For a user to connect to a desktop, that user must launch a browser and log in to the Solid ICE system. The user then can select the assigned desktop and launch a virtual PC session using either SPICE or RDP (Remote Desktop Protocol). For users on the local subnet, operation of the virtual desktop proves to be fast and intuitive. Most users will have trouble distinguishing a virtual PC from a local desktop PC.

While setup and administration of Solid ICE can be frustrating and complex, most who put the effort into the deployment will find it all worth it in the end. With some polish and perhaps some reduced system requirements, Solid ICE could become the product of choice when it comes to providing virtual desktops to users. Those considering using Microsoft's terminal services or Citrix-based solutions will want to take a long hard look at what Qumranet has to offer before making a final decision. As it stands now, Solid ICE can only get better and will evolve to include many of the must-have features that administrators are looking for today.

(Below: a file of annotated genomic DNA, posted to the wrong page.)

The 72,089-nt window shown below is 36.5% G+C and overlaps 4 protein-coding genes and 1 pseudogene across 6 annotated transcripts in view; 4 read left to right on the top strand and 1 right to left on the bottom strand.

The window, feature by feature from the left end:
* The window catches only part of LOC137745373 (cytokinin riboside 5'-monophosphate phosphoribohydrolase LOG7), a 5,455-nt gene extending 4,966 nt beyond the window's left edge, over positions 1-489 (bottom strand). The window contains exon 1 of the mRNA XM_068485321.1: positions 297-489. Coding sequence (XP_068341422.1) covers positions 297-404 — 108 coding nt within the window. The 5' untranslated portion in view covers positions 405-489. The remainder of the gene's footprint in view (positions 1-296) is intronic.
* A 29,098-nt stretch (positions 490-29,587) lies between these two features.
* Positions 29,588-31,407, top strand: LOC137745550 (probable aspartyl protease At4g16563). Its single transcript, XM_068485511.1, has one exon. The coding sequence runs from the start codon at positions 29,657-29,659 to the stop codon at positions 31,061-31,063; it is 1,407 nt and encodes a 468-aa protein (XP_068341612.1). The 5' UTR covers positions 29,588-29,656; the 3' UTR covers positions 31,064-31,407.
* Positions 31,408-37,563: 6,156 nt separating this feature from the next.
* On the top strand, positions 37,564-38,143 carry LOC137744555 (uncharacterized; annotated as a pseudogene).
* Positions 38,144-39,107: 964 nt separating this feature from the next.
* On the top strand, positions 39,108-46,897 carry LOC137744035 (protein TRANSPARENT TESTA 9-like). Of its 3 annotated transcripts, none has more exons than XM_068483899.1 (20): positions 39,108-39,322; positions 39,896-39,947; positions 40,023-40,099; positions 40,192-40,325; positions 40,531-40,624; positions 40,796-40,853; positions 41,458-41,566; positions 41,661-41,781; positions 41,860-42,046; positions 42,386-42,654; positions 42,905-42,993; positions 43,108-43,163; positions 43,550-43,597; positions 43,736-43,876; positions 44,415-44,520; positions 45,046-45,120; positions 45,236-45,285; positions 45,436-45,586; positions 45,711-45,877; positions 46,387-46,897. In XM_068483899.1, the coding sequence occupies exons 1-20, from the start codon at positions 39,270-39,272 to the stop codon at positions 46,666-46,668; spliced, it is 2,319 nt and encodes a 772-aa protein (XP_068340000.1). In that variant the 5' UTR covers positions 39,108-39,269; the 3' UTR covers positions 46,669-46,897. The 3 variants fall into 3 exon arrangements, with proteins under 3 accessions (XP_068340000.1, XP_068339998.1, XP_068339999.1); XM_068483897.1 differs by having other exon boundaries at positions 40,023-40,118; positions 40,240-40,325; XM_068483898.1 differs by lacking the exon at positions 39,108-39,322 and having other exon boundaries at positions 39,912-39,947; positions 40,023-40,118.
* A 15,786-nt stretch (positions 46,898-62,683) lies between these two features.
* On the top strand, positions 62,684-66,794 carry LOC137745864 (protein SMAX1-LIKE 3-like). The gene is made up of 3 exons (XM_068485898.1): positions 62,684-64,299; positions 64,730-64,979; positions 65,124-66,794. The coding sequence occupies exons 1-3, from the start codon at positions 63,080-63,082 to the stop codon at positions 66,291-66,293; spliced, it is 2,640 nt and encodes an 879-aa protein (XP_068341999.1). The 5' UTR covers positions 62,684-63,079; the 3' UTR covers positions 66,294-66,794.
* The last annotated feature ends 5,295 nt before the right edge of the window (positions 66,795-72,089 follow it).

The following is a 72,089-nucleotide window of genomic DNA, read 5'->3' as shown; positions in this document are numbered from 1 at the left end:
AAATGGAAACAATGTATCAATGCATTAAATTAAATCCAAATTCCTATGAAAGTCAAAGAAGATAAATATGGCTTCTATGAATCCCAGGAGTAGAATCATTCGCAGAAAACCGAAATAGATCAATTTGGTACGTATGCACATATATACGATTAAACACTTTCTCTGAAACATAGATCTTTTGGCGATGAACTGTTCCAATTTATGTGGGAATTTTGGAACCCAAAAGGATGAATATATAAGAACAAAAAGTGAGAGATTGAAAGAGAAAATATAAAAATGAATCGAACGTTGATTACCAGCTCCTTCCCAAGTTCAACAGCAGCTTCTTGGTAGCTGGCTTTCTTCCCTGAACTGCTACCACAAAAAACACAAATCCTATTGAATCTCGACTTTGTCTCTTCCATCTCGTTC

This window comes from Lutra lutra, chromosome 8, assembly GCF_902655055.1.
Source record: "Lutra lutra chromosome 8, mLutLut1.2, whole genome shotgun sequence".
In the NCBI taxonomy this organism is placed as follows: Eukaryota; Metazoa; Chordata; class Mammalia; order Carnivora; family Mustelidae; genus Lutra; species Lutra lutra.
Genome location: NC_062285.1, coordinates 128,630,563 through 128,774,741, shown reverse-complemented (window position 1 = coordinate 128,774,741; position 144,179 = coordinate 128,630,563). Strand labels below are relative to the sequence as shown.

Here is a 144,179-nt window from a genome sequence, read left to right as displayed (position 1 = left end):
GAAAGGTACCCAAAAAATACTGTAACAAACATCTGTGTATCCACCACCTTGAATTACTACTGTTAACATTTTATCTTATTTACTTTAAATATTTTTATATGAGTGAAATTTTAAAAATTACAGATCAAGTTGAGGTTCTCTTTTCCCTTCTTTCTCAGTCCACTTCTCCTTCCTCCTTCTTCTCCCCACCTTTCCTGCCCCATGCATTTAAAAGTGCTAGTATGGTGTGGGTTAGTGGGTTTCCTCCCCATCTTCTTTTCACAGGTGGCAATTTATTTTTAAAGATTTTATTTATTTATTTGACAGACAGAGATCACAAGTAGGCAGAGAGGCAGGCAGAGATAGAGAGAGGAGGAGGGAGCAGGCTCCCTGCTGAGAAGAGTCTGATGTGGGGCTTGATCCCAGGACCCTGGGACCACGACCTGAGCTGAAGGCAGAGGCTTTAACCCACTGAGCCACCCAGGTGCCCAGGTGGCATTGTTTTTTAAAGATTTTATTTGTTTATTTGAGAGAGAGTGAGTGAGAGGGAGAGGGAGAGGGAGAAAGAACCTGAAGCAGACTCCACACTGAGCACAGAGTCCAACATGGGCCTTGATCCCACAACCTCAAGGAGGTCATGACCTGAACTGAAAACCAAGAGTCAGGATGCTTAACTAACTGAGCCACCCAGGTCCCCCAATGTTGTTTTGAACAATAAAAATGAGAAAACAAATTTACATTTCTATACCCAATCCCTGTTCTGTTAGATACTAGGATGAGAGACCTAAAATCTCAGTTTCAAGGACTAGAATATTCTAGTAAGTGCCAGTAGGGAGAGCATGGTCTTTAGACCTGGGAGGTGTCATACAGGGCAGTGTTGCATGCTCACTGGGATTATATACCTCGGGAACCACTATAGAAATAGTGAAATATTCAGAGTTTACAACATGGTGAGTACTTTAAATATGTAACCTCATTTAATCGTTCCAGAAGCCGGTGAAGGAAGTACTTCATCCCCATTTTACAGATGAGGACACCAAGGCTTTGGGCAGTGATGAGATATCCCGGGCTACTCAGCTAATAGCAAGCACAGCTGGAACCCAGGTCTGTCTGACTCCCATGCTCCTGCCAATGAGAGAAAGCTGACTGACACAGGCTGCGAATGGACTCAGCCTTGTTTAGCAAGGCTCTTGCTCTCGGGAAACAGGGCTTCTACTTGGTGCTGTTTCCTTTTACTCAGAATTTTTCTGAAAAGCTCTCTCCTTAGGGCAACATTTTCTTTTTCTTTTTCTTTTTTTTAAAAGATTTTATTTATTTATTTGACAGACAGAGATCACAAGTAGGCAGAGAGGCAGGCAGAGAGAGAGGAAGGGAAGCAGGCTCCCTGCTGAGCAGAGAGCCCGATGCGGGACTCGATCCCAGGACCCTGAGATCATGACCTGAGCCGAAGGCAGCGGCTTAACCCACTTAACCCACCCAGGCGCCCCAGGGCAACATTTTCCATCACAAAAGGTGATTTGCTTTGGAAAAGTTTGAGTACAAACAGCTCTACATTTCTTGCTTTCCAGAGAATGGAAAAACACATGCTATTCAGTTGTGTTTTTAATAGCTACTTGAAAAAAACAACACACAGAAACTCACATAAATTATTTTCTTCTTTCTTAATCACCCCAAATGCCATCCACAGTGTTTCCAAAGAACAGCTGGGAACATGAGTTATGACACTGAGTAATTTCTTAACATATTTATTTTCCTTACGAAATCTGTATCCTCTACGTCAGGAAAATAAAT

Frank Ohlhorst Frank J. Ohlhorst is the Executive Technology Editor for eWeek Channel Insider and brings with him over 20 years of experience in the Information Technology field.He began his career as a network administrator and applications program in the private sector for two years before joining a computer consulting firm as a programmer analyst. In 1988 Frank founded a computer consulting company, which specialized in network design, implementation, and support, along with custom accounting applications developed in a variety of programming languages.In 1991, Frank took a position with the United States Department of Energy as a Network Manager for multiple DOE Area Offices with locations at Brookhaven National Laboratory (BNL), Princeton Plasma Physics Laboratory (PPL), Argonne National Laboratory (ANL), FermiLAB and the Ames Area Office (AMESAO). Frank's duties included managing the site networks, associated staff and the inter-network links between the area offices. He also served at the Computer Security Officer (CSO) for multiple DOE sites. Frank joined CMP Technology's Channel group in 1999 as a Technical Editor assigned to the CRN Test Center, within a year, Frank became the Senior Technical Editor, and was responsible for designing product testing methodologies, assigning product reviews, roundups and bakeoffs to the CRN Test Center staff.In 2003, Frank was named Technology Editor of CRN. In that capacity, he ensured that CRN maintained a clearer focus on technology and increased the integration of the Test Center's review content into both CRN's print and web properties. He also contributed to Netseminar's, hosted sessions at CMP's Xchange Channel trade shows and helped to develop new methods of content delivery, Such as CRN-TV.In September of 2004, Frank became the Director of the CRN Test Center and was charged with increasing the Test Center's contributions to CMP's Channel Web online presence and CMP's latest monthly publication, Digital Connect, a magazine geared towards the home integrator. He also continued to contribute to CMP's Netseminar series, Xchange events, industry conferences and CRN-TV.In January of 2007, CMP Launched CRNtech, a monthly publication focused on technology for the channel, with a mailed audience of 70,000 qualified readers. Frank was instrumental in the development and design of CRNTech and was the editorial director of the publication as well as its primary contributor. He also maintained the edit calendar, and hosted quarterly CRNTech Live events.In June 2007, Frank was named Senior Technology Analyst and became responsible for the technical focus and edit calendars of all the Channel Group's publications, including CRN, CRNTech, and VARBusiness, along with the Channel Group's specialized publications Solutions Inc., Government VAR, TechBuilder and various custom publications. Frank joined Ziff Davis Enterprise in September of 2007 and focuses on creating editorial content geared towards the purveyors of Information Technology products and services. Frank writes comparative reviews, channel analysis pieces and participates in many of Ziff Davis Enterprise's tradeshows and webinars. He has received several awards for his writing and editing, including back to back best review of the year awards, and a president's award for CRN-TV. Frank speaks at many industry conferences, is a contributor to several IT Books, holds several records for online hits and has several industry certifications, including Novell's CNE, Microsoft's MCP.Frank can be reached at frank.ohlhorst@ziffdavisenterprise.com